Artificial intelligence (AI) is rightly being touted as a transformative technology in the near future, with some experts seeing its potential impact comparable to the steam engine, electricity, and the internet.

However, huge amounts of money have already been poured into the technology’s development to date, reaching over £30 billion last year. From this investment, we’re seeing tangible applications of AI in action and its immense influence is already being felt.

The pace of change brought by the technology means that in less than a year’s time, it is estimated 80% of emerging technologies will be built primarily on AI foundations. In fact, over a third (37%) of organisations have already adopted and deployed AI in some way, according to Gartner.

About the author

Dr. Nicolai Baldin is CEO and founder of Synthesized

One specific growth area for AI in use, especially as the world becomes more digitised, has been in preventing identity theft and fraud. For example, payments giant Visa recently launched an “Advanced Identity Score” tool, underpinned by AI, that helps organisations to combat fraud relating to credit and loan applications in real-time.

Yet, as technology gets more advanced in dealing with such theft, so do bad actors – 69% of organisations say it is getting harder to proactively manage security threats. The actual scale of the problem is not to be underestimated as one in five Europeans have admitted experiencing identity fraud in the last five years.

More worryingly, the threat is no longer confined to traditional areas like finance; the medical and healthcare industry is being heavily targeted, with the sector suffering the second-highest number of security breaches in 2019. What makes this trend particularly troublesome is that medical records contain nearly as much, if not more detailed, identifiable data than finance records and criminals are using this information to commit insurance fraud.

The impact of these breaches goes beyond mere reputational damage, research has found that revenues drop significantly and, if listed, stock prices can fall by up to 5% in the immediate aftermath.

Added to these ever-increasing security and reputational challenges, there is also a significant level of regulatory compliance that has been placed on companies to protect customers’ identities. To make the situation even more complex, companies face both country-specific, as well as supranational data protection laws.

In Germany, there is the Federal Data Protection Act (FDPA), while France has the Data Protection Act and a host of other countries also operate this way. Meanwhile, at a European level, introduced in 2018, the General Data Protection Regulation (GDPR) imposes heavy penalties on companies at fault for data breaches, with a fine up to £18 million, or up to 4% of the annual worldwide turnover of the previous financial year. Despite such potential fines, research from Crown Records Management revealed that over 75% of organisations are struggling with GDPR compliance.

AI would seem like the perfect, automated solution to tackle the myriad of challenges organisations are facing right now.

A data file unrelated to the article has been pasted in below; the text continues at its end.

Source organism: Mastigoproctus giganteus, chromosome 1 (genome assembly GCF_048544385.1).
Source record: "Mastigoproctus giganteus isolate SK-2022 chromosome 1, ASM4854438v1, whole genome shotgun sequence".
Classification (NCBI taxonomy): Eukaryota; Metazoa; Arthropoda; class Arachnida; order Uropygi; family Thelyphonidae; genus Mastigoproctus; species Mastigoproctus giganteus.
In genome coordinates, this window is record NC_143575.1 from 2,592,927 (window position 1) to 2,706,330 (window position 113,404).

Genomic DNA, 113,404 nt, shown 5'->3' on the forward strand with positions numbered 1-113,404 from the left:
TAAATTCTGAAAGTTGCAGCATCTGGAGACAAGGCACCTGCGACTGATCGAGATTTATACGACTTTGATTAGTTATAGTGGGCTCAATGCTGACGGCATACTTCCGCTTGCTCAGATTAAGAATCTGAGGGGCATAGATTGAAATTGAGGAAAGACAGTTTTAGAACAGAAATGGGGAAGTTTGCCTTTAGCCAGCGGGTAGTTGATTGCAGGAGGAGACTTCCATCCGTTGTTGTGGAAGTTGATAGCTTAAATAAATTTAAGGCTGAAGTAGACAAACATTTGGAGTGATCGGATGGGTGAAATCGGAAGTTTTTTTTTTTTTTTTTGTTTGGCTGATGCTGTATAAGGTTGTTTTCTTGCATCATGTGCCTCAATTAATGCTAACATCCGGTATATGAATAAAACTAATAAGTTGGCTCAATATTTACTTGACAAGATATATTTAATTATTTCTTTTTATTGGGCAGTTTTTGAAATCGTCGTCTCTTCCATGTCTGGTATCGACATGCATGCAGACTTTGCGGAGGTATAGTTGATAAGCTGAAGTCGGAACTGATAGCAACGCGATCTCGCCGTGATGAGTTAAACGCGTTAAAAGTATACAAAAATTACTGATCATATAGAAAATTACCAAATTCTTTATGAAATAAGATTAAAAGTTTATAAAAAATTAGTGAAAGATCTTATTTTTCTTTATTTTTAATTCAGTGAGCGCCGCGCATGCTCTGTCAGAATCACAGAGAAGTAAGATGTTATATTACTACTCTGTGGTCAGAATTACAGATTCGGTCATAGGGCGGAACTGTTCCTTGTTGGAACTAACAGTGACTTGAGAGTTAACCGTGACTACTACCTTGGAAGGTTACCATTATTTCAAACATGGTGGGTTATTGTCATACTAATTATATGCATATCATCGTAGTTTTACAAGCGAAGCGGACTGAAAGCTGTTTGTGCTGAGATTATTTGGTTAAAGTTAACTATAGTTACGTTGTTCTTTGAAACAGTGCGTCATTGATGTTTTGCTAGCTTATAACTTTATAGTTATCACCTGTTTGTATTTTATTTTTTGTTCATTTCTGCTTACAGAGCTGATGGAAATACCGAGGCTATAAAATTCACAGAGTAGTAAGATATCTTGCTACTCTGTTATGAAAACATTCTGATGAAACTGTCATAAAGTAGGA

While it is true that the technology offers immediate potential to protect customers’ identities its effectiveness is dependent on the quality data an organisation has. Currently, however, 60% of production data is simply not used to its full potential and data scientists still spend more than 50% of their time on data collection and preparation. This is primarily down to companies having a lack of data strategy in place and also relying to date on original or anonymous data. In essence, original data contains PII, while anonymous has transactional information, each presenting problems from a security standpoint.

However, the emergence of a new approach, synthesized data, offers a real fix to these issues and it comes with some critical and transformational benefits. Crucially, identifiable information is removed from synthesized data, thanks to randomised changes to the original data that AI makes.

With such changes to the original data, the risk of identity theft of PII is eliminated, while assuring compliance with data regulations like GDPR. Critically, when implemented correctly, synthesized data gives the same results as real data, according to research.

In addition, it speeds up the sharing of previously sensitive information, making data available ‘on-demand’ without the associated security headaches, thanks to millions of transactions being crunched within just ten minutes due to the AI engine. Thus, there is a major reduction in the time needed for the development and testing of fraud prevention products and systems.

Threats are appearing at a near-constant pace with many organisations looking for actionable and immediate solutions. Yet the truth is that the promise of AI is already being realized through synthesized data and it offers companies a viable approach right now to tackle evolving security issues quickly and effectively.

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